Each of us can sift the wheat from the chaff in our experiences, whether those experiences were last week or 50 years ago.

Each of us can sift the wheat from the chaff in our experiences, whether those experiences were last week or 50 years ago. No unhappy experience has been recorded in divine Mind. And because Mind hasn’t recorded it, we need not accept it as part of our consciousness, as part of our past, nor as a determiner of our present. Unless we make such a mental correction, any unhappy event in the past is an ongoing event in our present. Of course, if we thought or acted wrongly in the past, we need to deal with it on the same basis. Doing this leads us to make amends for wrong actions, and clears our path forward from their influence.

But if we can be freed from bad memories, what about happy memories? Human good known by the human mind echoes the divine good that is unchanging. The fact that God is all-knowing doesn’t negate human good, but helps us see that it is something to be grateful for and appreciated, because it hints at the even more beautiful good that is divine reality, which we can be conscious of here and now. As we grow spiritually, all human good becomes even better as we see that the basis for that good is unchanging Principle, while the bad aspects of human existence—the fear, regret, sin, conflict— fade from consciousness as having no hint of divine reality.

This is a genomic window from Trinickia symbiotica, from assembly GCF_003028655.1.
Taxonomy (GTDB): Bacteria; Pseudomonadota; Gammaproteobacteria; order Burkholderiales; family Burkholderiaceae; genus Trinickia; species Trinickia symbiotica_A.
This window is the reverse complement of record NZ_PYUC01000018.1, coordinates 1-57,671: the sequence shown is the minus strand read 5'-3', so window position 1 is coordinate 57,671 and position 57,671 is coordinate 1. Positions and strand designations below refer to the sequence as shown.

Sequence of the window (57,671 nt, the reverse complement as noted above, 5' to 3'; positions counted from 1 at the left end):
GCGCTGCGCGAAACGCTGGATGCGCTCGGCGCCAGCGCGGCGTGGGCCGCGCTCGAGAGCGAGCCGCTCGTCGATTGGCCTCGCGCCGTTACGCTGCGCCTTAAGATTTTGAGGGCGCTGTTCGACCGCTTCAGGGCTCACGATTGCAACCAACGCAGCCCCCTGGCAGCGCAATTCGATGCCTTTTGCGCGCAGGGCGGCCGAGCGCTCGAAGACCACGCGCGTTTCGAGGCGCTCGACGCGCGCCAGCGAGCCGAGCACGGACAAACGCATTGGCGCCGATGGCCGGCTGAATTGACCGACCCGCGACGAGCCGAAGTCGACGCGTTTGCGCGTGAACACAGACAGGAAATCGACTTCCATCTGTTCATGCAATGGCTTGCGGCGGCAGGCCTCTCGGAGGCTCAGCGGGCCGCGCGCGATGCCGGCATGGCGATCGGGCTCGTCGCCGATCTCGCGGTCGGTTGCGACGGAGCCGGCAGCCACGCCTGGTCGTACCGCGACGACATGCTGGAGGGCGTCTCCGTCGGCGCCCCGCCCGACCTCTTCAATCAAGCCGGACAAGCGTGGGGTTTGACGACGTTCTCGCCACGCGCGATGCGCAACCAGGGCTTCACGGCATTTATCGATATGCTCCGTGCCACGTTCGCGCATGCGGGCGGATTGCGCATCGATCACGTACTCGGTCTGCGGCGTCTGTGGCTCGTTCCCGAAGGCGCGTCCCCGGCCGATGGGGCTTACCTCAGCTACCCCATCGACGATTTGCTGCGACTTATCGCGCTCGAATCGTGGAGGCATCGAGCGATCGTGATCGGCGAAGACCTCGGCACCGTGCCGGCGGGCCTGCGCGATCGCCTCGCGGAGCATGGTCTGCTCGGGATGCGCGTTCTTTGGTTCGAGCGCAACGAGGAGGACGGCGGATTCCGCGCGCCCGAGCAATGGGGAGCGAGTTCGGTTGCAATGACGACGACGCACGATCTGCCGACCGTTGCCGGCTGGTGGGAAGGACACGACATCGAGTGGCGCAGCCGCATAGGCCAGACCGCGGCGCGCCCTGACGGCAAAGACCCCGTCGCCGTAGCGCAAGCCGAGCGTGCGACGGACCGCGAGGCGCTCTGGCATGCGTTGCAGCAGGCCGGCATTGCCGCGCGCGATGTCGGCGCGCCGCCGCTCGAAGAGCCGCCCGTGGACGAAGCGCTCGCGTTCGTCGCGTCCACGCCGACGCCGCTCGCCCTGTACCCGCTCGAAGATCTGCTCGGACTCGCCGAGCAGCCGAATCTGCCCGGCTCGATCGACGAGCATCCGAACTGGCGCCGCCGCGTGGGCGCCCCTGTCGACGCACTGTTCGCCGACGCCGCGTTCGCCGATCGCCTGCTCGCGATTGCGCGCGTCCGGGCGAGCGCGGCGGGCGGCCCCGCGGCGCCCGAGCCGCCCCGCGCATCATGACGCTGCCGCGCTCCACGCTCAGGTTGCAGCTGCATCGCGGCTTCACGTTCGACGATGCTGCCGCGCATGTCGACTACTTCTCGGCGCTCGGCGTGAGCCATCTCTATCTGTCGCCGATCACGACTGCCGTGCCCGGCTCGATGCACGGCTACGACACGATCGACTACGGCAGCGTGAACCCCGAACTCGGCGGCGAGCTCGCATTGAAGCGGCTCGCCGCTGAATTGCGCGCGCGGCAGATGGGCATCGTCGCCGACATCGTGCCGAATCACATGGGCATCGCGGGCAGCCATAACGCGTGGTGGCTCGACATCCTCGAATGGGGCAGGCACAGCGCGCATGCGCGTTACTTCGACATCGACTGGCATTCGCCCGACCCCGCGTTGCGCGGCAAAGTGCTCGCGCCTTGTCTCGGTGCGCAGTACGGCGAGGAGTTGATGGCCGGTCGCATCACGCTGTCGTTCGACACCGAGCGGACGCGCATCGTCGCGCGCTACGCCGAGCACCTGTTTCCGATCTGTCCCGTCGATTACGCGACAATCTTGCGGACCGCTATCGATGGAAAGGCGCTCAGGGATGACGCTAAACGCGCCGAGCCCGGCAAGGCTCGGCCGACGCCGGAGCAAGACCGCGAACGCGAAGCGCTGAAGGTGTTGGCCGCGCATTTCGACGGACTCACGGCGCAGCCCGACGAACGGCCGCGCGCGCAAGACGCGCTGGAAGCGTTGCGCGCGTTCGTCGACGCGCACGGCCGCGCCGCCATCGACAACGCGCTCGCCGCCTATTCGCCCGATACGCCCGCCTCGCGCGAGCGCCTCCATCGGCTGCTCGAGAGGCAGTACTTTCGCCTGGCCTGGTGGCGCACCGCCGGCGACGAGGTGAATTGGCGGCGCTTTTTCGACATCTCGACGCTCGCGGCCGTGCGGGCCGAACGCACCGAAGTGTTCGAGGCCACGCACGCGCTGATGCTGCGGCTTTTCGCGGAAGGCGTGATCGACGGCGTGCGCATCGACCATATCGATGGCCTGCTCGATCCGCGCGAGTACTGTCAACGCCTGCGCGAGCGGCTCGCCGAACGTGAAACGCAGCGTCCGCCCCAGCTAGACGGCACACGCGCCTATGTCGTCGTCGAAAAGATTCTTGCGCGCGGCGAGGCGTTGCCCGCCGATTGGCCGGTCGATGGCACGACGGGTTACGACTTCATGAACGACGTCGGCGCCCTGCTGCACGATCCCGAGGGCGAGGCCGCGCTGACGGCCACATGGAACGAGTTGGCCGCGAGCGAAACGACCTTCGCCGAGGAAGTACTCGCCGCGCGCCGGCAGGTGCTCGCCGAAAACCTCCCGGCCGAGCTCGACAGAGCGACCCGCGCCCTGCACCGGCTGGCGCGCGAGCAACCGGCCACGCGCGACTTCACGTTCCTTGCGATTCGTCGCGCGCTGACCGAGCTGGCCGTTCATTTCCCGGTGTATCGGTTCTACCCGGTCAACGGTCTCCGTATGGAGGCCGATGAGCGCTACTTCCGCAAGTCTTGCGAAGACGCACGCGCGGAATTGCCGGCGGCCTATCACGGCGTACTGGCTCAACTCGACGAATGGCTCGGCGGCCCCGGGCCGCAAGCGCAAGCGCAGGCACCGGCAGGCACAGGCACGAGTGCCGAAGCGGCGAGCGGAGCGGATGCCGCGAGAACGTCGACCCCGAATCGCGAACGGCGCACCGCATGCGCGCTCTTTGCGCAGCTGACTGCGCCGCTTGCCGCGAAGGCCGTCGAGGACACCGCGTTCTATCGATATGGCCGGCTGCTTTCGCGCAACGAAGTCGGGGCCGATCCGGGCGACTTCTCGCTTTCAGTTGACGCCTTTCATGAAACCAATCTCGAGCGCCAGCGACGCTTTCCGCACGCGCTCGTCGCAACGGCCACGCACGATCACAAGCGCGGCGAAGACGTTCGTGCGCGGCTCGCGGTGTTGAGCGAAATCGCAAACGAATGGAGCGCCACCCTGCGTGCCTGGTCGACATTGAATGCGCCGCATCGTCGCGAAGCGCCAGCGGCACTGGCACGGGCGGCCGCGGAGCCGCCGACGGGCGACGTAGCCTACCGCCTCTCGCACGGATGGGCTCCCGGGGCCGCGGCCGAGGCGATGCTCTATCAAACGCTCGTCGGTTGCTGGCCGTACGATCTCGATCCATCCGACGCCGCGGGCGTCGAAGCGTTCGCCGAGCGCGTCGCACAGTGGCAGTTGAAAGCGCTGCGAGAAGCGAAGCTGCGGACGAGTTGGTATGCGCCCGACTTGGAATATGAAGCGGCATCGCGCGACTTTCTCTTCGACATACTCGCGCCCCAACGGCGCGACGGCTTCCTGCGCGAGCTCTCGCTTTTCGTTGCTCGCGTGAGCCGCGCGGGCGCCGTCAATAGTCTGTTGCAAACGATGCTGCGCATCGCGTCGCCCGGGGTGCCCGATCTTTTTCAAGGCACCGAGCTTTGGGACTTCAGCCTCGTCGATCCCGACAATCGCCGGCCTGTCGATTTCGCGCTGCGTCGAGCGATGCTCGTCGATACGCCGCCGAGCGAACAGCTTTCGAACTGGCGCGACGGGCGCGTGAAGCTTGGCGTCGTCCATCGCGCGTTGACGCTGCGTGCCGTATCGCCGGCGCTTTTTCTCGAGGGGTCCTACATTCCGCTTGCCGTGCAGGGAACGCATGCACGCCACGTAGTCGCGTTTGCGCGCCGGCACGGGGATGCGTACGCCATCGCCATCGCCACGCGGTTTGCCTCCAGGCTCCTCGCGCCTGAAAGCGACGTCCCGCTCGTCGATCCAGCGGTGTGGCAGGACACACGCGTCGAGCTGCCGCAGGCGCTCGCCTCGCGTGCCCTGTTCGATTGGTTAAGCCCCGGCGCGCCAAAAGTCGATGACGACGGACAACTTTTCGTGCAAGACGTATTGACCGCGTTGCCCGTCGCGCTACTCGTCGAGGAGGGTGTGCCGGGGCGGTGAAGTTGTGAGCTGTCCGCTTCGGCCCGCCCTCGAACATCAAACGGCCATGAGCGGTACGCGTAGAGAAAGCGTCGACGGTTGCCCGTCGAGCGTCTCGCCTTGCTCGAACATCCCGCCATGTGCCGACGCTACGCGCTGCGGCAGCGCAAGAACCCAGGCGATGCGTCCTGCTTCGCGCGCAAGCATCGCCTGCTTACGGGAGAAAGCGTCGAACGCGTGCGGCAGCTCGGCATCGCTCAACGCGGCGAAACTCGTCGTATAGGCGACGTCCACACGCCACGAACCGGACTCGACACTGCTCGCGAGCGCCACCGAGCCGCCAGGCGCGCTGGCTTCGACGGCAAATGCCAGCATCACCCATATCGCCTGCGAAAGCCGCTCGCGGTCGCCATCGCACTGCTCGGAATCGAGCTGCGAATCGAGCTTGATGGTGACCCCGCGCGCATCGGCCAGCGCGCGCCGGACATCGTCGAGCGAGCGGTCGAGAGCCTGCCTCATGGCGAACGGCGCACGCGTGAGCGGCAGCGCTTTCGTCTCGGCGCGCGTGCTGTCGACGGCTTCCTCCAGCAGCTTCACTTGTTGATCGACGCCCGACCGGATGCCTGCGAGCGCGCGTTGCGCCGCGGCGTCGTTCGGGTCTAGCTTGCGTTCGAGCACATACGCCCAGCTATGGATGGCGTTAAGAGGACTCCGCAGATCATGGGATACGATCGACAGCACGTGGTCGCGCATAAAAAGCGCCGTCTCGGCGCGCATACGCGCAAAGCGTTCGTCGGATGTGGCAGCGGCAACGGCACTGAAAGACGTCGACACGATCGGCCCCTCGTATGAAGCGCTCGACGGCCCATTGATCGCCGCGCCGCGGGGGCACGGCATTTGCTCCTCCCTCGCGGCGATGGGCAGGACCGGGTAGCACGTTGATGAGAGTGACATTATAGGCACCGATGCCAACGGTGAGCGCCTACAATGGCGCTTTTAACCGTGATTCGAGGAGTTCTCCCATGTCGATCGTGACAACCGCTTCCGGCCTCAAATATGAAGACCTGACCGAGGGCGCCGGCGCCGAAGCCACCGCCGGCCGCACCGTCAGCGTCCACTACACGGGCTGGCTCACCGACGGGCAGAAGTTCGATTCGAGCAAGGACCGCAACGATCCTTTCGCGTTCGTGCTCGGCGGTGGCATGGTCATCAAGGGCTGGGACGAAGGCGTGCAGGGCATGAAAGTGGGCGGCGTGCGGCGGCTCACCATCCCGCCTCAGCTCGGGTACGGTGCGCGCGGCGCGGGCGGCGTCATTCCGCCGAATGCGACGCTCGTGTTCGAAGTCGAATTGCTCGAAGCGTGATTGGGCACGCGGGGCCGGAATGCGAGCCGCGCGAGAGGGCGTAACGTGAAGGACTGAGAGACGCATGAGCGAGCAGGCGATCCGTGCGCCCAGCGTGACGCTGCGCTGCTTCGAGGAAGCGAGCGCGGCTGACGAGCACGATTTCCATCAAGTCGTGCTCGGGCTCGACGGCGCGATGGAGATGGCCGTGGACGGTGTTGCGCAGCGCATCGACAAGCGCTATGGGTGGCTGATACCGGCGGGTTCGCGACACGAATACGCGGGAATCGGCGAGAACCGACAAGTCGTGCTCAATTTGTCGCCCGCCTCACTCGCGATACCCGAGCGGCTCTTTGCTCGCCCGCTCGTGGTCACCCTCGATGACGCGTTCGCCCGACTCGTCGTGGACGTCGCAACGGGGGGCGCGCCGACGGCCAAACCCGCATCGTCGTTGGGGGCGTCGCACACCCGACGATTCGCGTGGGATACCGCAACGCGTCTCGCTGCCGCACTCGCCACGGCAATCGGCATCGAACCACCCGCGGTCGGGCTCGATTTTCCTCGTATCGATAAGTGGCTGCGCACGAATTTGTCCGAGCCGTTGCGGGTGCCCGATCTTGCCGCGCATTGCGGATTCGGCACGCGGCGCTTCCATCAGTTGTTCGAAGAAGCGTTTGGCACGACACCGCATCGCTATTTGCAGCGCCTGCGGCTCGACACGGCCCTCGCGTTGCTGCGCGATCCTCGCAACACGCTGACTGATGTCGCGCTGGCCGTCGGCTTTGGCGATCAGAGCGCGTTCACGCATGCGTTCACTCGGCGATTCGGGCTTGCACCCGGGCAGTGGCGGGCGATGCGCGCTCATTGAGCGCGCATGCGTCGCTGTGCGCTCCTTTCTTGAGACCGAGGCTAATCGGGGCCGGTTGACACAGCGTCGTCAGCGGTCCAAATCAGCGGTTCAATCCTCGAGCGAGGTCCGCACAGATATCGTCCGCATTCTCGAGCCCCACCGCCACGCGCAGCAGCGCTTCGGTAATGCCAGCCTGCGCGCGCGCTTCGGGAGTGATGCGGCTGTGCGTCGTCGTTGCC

Sometimes the human mind misremembers or even creates memories. “Did that incident really happen, or was I told about it repeatedly and am I imagining that I had that experience?” Our knowing that the human mind is a myth, and neither a cause nor a creator since the divine Mind is the only Mind, frees the human mind from playing tricks on itself.